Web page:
The importance of Sir Frank Short in the development of modern British printmaking cannot be overstated. As head of the first engraving school at the Royal College of Art, and later as President of the Royal Society of Painter-Etchers and Engravers, Frank Short exerted the fundamental influence which was responsible for the technical excellence of British etching and engraving during the first decades of the 20th century. Whether through direct contact, or through contact with printmakers whom he had trained, Sir Frank Short’s teaching has affected the work of almost every British printmaker up to the present day. An outstanding and highly disciplined technician, Frank Short was responsible for the revival of the mezzotint and aquatint processes in England, working, where possible, direct from nature. Apart from his original works, Sir Frank Short produced some of the most inspired mezzotint interpretations of the work of earlier masters, such as Peter de Wint, John Constable, David Cox, and in particular J.M.W. Turner. Indeed, the greatest undertaking in his printed work was to extend and complete Turner’s Liber Studiorum as it had been projected originally by the great artist.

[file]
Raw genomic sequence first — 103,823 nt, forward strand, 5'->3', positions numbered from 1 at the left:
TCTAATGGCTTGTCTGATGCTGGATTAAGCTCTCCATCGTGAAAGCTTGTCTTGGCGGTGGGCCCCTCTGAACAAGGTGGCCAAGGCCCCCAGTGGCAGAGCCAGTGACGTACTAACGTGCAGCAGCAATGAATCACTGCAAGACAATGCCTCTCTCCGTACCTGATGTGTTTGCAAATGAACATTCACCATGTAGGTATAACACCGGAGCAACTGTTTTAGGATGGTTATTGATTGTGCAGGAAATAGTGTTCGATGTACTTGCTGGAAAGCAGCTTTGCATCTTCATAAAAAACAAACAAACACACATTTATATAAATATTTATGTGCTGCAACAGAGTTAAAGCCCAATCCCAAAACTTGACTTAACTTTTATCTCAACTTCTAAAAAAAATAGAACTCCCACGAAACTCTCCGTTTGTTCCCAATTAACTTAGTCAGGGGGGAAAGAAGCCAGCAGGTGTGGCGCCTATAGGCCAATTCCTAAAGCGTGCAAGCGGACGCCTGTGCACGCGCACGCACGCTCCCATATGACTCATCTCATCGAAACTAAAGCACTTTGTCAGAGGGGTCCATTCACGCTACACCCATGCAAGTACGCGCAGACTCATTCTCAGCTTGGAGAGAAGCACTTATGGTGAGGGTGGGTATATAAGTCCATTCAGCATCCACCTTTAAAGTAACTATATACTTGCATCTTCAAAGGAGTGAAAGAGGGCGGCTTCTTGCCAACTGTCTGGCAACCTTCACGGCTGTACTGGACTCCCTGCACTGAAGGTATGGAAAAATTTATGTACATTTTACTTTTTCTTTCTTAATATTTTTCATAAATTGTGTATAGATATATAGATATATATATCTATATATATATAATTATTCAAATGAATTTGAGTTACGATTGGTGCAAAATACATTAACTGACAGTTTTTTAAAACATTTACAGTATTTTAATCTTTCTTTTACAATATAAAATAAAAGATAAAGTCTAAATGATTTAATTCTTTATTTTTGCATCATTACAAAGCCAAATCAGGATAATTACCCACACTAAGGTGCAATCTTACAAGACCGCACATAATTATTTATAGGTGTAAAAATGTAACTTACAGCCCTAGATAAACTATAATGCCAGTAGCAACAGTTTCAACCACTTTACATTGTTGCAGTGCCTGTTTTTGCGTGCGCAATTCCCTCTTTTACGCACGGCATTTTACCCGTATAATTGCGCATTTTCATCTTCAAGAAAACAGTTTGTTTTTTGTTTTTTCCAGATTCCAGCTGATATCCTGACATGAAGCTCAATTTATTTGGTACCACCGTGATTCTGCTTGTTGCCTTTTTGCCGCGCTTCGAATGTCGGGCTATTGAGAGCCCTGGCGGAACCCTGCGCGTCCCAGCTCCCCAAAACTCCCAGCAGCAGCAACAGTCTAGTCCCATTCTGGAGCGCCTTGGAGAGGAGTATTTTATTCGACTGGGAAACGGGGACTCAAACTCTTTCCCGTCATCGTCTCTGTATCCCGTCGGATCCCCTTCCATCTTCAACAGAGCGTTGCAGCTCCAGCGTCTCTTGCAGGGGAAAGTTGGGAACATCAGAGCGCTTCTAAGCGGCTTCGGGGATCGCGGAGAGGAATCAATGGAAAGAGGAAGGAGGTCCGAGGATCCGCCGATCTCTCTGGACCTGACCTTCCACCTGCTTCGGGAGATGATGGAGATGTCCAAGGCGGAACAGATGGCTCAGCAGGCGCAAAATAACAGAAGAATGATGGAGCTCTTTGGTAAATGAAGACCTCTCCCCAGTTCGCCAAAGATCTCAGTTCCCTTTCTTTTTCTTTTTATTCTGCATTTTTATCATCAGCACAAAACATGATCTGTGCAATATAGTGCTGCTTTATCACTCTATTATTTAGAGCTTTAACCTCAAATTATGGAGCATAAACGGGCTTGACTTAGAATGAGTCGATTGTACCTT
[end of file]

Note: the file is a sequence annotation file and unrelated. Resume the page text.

The vast majority of Sir Frank Short’s original printed works were created as pure etchings and it is as an etcher that Short exerted his fundamental influence upon the following generations of printmakers. Indeed, it is in his most open and sketchy etchings that Frank Short displays his particular mastery for capturing a sense of space. In his own characteristic manner he required only a few minimal strokes to convey an impression of great detail. Many of Short’s pupils carried this open style into the next generation of etchers but even those who went their own way stylistically remained indebted to Frank Short's rigorous teaching of printmaking techniques.